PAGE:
Four Color Comments: Movies, TV, and Creators’ Credit

Let’s give credit where credit is due. I have to admit I was a little worried but was really happy to see Steve Ditko’sĀ name under a creator’s credit for Doctor […]

Let’s give credit where credit is due.

I have to admit I was a little worried but was really happy to see Steve Ditko’sĀ name under a creator’s credit for Doctor Strange. Unfornatually this isn’t always the case. Hollywood puts out these movies based on characters from comic books, and the people who create them don’t get any credit for it.

Now, before I go on, I’m not talking in terms of legal terms. I understand that the artists and writers are at will employees, and the corporations own the creative property. But honestly, I’m not a lawyer and don’t fully understand ramifications of it. I’m also not going to go into compensation for the writers and artists, as again, I don’t know that much about the contracts in place. What I do know is it just doesn’t seem right, not to say who created which character.

So what am I talking about. Let’s take a look at Captain America: Civil War. There’s a credit saying that Captain America was created by Jack Kirby and Joe Simon. But for the rest of the Marvel characters that appear in the film. this is what that credit that’s posted:

It’s seems like all the bases are covered, but by the same token here’s what’s at Batman V Superman: Dawn of Justice has:

It’s pretty much just about everyone who’s worked on a Batman or Superman book. Unfornatually this isn’t always the case. Let’s take a look at Marvel’s Dardevil that was on Netflix. Here are the opening credits with DD creator’s names, Stan Lee and Bill Everett, displayed:

But there’s a huge problem with the end credits:

Again, it seems like all the bases covered, but look again. Wally Wood is omited from this list. It was Wally Wood that designed the iconic red Daredevil costume. To leave his name off is just disgusting. You know the costume. This one:

I seriously can’t believe that Marvel would leave Wood’s name off. And it’s not just Marvel, DC does it too, at least on their CW shows. In Arrow and The Flash, Green Arrow creators Mortimer Weisinger and George Papp, and Flash creators Robert Kanigher and Carmine Infantino, are omited from the credits. These 4 men created these characters and Warner and the CW are making money off of their creations. It doesn’t seem right.

Hell, not even Supergirl is immuneĀ to this. This is her credits:

Techically true, and again I don’t know the legal arrangement with Jerry Siegel Family. But Supergirl was actually created by Otto Binder and Al Plastino, so why aren’t their names listed. The odd thing is there is no consitancy. These are credits from DC Super Hero Girls: Super Hero High:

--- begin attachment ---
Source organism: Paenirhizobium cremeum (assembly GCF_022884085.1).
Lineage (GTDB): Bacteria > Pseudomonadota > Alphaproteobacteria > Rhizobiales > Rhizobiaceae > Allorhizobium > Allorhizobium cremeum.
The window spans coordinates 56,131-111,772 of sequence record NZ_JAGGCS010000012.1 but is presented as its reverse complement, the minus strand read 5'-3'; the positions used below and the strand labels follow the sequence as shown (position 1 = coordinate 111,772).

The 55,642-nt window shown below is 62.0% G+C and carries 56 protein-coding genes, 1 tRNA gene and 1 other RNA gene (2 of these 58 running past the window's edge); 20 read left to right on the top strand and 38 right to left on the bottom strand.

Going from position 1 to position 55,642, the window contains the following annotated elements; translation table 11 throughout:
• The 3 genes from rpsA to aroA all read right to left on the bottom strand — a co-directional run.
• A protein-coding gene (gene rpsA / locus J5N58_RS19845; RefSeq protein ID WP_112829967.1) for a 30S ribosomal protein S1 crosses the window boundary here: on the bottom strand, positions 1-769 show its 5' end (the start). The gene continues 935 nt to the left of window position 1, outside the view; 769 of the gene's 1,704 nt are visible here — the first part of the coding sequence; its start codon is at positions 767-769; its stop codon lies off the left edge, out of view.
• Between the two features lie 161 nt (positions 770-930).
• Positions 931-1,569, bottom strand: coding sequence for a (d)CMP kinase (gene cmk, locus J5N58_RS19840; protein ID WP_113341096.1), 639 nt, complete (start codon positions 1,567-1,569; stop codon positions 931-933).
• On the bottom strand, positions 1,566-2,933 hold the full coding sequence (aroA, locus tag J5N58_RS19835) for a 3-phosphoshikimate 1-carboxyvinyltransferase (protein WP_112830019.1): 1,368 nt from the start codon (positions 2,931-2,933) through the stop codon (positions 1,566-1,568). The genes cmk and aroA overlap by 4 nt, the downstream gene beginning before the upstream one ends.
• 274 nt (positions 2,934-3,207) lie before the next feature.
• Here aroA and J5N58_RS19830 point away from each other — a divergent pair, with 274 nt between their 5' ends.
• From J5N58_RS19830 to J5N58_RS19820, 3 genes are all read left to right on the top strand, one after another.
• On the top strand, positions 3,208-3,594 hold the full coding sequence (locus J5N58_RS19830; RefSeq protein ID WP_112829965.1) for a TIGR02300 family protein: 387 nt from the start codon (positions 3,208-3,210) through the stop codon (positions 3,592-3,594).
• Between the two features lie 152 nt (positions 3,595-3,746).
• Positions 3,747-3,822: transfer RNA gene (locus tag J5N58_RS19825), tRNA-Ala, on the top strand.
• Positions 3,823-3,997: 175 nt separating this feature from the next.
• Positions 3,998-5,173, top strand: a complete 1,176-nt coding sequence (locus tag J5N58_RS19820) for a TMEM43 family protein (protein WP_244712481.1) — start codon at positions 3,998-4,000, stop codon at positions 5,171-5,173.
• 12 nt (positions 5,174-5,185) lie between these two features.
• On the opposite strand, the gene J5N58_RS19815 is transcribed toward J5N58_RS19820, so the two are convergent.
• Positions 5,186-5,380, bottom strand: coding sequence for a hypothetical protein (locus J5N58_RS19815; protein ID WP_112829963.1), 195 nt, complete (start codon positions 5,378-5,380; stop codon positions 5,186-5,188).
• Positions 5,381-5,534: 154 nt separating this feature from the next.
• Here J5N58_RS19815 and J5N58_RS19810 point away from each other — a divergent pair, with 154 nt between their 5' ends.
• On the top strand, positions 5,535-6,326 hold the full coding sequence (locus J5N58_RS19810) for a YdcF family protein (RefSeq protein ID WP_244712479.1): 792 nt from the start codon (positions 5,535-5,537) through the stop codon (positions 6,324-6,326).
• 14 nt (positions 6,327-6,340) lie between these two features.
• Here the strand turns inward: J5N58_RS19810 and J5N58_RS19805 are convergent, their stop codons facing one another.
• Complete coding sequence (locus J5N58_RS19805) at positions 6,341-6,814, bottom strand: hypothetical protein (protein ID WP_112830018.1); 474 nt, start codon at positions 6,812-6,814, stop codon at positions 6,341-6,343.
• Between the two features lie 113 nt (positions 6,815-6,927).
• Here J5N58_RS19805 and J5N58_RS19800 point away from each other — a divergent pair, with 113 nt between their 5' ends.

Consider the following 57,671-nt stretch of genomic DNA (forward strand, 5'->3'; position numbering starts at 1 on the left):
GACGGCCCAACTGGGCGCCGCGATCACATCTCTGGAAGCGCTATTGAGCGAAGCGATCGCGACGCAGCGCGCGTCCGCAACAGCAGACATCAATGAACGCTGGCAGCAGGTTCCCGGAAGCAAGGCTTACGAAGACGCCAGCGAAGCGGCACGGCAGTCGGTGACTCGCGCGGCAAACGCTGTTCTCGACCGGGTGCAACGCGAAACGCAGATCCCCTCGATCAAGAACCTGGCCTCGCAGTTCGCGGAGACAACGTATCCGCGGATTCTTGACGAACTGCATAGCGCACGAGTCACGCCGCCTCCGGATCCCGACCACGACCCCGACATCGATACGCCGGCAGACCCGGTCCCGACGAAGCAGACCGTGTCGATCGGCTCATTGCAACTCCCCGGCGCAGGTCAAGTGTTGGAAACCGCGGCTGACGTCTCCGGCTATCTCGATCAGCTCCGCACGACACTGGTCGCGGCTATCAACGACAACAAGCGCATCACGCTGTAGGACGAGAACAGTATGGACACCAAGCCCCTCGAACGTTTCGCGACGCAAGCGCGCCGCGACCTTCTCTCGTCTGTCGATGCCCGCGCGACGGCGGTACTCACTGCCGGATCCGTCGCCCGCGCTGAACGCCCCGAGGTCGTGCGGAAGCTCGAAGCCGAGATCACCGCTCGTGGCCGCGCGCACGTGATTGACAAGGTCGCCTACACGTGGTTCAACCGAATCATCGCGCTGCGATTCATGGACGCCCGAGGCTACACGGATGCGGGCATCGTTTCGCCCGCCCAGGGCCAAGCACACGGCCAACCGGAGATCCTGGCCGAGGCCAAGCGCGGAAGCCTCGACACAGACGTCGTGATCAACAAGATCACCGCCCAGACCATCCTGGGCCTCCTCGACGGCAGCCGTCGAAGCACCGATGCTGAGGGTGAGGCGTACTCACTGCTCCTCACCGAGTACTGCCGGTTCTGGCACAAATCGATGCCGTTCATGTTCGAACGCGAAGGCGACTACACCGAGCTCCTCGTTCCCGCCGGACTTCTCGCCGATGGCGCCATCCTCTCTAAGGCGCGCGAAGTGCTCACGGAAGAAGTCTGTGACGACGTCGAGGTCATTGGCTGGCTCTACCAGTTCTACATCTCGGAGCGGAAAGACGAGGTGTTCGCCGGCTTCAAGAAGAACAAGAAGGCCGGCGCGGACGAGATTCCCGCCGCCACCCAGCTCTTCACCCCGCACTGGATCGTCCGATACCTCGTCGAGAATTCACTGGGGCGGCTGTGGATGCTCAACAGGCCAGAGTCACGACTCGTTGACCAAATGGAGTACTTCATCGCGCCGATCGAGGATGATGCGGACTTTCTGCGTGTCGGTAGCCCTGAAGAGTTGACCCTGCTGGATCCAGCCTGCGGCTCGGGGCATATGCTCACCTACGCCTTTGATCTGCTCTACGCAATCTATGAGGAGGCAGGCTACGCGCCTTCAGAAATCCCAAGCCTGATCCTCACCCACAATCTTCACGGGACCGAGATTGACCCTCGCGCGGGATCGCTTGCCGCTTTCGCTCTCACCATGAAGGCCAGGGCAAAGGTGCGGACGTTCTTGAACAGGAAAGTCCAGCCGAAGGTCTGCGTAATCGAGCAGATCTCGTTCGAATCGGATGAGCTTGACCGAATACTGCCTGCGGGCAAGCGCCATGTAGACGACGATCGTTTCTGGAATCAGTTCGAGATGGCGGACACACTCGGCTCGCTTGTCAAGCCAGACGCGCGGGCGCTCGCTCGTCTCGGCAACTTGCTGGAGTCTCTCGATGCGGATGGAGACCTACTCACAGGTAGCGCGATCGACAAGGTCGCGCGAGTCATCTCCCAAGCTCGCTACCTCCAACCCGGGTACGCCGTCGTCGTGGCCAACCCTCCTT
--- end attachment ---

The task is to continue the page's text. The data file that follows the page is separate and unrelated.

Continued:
Lot of creators listed, but Gorrilla Grodd, who was a big part of the film, isn’t listed. Carmine Infantino once again omited. Does Warner or DC Comics have something against Carmine why they refuse to give his credit? Plus again on the issue with Supergirl that I mentioned peviously. On a minor note about these credits, Wildcats is listed incorrectly. The Wildcat in this special was the original one. He was created by Bill Finger and Irwin Hasen. The one in credits is actually for the second Wildcat, Yolanda Montez. But I digress.

The bottom line here is it’s not right. There’s a lot that goes into creating their character and the fact the creators snubbed just turns my stomach. How can it not make you sick? Look at Bill Finger. He was the co-creator of Batman Ā back in 1939, but it was Bob Kane who received solo credit despite all the claims stating otherwise. It wasn’t until 2015 when DC Comic finally acknowledged Bill as Batman’s co-creator. 76 years? I’m sorry, but that’s messed up. Especially seeing how Bill Finger died in 1974.

Of course one of the disadvantages you got when you work for Marvel and DC. There are some creator owned characters successes like the Teenage Mutant Ninja Turtles and the Walking Dead, but in all honesty, they are few and far between. Not pointing the finger at anyone, because people like what people like.

I can go on and on and list creator after creator, but it still won’t make any sense to me. All I can hope for is going forward, creators will get the credit they so desperately deserve.

 

Brian Isaacs - Executive Editor / Publisher

About Brian Isaacs - Executive Editor / Publisher

An avid comic collector/reader for over 40 years and self-proclaimed professor of comicology, Brian original started up the site Pendragon's Post to share his voice. Well that voice has been shared, and evolved into The Fanboy Factor. Brian is an advocate for remembering comic roots, and that we don't forget what was created in the past, and encourage everyone to read it as well. When not swimming in geek culture, he can be seen corrupting..introducing his young son to comics, much to his wife's chagrin.